- Note that in Joseph Smith—Matthew, the ordering of verses is different from Matthew 24.
- Also, Joseph Smith—Matthew has over 400 additional words, as compared to Matthew 24.
- It is helpful to use the chapter heading for Joseph Smith—Matthew and divide it is follows:
- “Jesus foretells the impending destruction of Jerusalem” (found in verses 2-21).
- “He also discourses on the Second Coming of the Son of Man, and the destruction of the wicked” (found in verses 1, 21-55; beginning with the second part of verse 21).
Joseph Smith—Matthew 1:2-21 The Destruction of Jerusalem
The disciples/apostles had a specific request of Jesus: “Master, show us concerning the buildings of the temple, as thou hast said—They shall be thrown down, and left unto you desolate” (verse 2):
- What answer did Jesus give, in verse 3? (This prophecy was fulfilled during the Roman invasion and destruction of Jerusalem and much of the land of Israel and its people, in 70 AD.)
- Then Jesus left and went to the Mount of Olives, His disciples following (verse 4). As Jesus and the apostles sit on the Mount of Olives, they have a clear view of the nearby temple.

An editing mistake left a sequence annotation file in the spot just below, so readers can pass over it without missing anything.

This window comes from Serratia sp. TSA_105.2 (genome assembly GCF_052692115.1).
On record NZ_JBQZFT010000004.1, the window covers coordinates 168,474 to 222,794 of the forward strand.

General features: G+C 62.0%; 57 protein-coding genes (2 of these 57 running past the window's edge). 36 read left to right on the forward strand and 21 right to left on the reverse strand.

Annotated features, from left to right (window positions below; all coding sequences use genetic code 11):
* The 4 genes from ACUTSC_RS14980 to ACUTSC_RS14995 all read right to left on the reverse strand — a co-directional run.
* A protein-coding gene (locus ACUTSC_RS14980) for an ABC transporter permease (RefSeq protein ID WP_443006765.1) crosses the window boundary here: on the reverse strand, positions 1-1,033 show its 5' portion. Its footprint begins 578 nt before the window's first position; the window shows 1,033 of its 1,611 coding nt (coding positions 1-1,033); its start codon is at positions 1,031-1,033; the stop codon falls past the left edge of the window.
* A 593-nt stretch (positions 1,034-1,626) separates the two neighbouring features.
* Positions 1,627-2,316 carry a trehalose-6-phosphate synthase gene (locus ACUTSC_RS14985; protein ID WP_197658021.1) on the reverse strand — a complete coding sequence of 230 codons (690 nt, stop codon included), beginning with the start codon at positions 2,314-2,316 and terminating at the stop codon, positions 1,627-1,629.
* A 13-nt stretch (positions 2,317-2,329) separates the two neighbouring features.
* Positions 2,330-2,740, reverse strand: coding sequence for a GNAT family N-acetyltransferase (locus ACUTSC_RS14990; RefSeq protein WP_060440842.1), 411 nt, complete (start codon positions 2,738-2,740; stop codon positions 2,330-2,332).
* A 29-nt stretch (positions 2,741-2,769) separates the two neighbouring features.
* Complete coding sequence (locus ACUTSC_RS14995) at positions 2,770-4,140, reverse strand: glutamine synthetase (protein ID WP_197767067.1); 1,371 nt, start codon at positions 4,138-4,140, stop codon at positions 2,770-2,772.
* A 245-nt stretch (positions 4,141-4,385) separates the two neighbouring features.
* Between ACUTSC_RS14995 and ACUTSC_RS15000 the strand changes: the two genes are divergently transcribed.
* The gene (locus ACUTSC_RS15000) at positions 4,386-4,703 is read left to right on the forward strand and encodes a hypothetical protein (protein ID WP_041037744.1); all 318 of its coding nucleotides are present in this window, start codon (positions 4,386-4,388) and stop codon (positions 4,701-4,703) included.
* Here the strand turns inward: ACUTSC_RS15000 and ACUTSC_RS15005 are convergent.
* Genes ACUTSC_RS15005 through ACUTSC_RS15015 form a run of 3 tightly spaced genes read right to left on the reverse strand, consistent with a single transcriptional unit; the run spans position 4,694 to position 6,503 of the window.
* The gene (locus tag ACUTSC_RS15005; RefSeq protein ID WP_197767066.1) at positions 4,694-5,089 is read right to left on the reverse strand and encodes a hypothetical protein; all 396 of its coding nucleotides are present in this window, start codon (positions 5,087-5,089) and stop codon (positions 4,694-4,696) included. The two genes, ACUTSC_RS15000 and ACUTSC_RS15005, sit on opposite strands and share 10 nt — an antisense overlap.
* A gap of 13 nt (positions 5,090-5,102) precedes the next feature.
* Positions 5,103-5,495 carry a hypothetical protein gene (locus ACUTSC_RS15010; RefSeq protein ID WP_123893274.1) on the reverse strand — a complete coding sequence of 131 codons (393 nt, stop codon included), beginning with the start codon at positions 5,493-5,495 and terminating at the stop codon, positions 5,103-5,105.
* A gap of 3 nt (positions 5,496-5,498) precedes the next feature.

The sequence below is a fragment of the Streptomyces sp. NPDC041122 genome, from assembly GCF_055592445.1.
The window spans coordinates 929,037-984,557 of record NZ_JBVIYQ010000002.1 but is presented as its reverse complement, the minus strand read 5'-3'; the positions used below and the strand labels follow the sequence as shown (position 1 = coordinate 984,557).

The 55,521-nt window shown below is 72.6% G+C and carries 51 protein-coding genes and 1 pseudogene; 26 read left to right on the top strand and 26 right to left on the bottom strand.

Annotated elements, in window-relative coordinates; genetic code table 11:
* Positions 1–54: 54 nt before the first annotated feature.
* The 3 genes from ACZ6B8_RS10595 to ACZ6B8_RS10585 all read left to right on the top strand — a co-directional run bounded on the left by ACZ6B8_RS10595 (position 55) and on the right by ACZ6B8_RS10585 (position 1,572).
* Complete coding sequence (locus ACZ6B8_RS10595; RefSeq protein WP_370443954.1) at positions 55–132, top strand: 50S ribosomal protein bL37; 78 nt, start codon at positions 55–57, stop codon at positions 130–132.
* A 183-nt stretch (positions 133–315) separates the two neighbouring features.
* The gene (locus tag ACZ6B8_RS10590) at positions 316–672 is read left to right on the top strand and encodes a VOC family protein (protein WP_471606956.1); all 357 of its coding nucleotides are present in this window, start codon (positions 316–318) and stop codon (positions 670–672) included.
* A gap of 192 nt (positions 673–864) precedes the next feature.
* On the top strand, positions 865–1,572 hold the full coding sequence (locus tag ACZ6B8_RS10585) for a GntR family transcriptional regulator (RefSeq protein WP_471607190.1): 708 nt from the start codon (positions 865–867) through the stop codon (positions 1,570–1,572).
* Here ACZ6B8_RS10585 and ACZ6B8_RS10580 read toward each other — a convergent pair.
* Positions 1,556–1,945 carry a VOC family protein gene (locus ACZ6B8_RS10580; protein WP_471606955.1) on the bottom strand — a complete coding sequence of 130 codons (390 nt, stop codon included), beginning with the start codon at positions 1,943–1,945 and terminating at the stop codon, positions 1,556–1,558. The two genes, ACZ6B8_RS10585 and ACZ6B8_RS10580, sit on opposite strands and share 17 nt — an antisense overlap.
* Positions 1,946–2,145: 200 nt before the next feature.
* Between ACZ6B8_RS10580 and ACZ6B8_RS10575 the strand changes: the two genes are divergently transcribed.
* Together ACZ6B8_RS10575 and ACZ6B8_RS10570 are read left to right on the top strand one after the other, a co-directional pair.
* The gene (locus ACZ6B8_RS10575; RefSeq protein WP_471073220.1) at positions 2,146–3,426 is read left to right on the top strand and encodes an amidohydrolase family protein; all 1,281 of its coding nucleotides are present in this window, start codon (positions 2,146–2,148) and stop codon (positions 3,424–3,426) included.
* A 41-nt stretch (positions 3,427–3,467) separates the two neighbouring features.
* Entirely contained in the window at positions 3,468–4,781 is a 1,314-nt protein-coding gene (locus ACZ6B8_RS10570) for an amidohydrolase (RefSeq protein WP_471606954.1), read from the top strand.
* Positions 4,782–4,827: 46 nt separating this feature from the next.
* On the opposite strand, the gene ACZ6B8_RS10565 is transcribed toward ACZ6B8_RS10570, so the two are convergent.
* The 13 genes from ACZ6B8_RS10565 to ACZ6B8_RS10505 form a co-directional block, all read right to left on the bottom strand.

- In verse 4, the disciples ask two additional questions: “When shall these things be which thou hast said concerning the destruction of the temple, and the Jews?” (Mark 13:3 says it was Peter, James, John, and Andrew who asked.) As cited above, the timing of “these things” was to be 70 AD (about 35 years later), but Jesus’s full answer, containing several additional prophecies, is given in subsequent verses.
- The second question in verse 4 is: “What is the sign of thy [second] coming, and of the end of the world?” Jesus answers this question in verses 21-55. (Again, the Matthew 24 version does not provide this clear organization of verses.)
- Find in verses 5-10 the three occurrences of the word deceive. This is what Satan does (see also verses 22, 37). Find in verses 5-10 the other things Jesus prophesied that would happen to His followers and others as the Great Apostasy would begin to unfold.
- What is the disciples’ protection through all this, according to verse 11? How do you define “steadfast” for Jesus’s followers in the last days?
- The “abomination of desolation” in verse 12 is defined in the LDS Bible Dictionary as the “conditions of desolation, born of abomination and wickedness, [which] were to occur twice in fulfillment of Daniel’s words [see Daniel 9:27; 11:31 12:11]. The first was to be when the Roman legions under Titus, in AD 70, laid siege to Jerusalem. [Then,] speaking of the last days … Jerusalem again will be under siege [and there will be] latter-day judgments to be poured out upon the wicked wherever they may be.”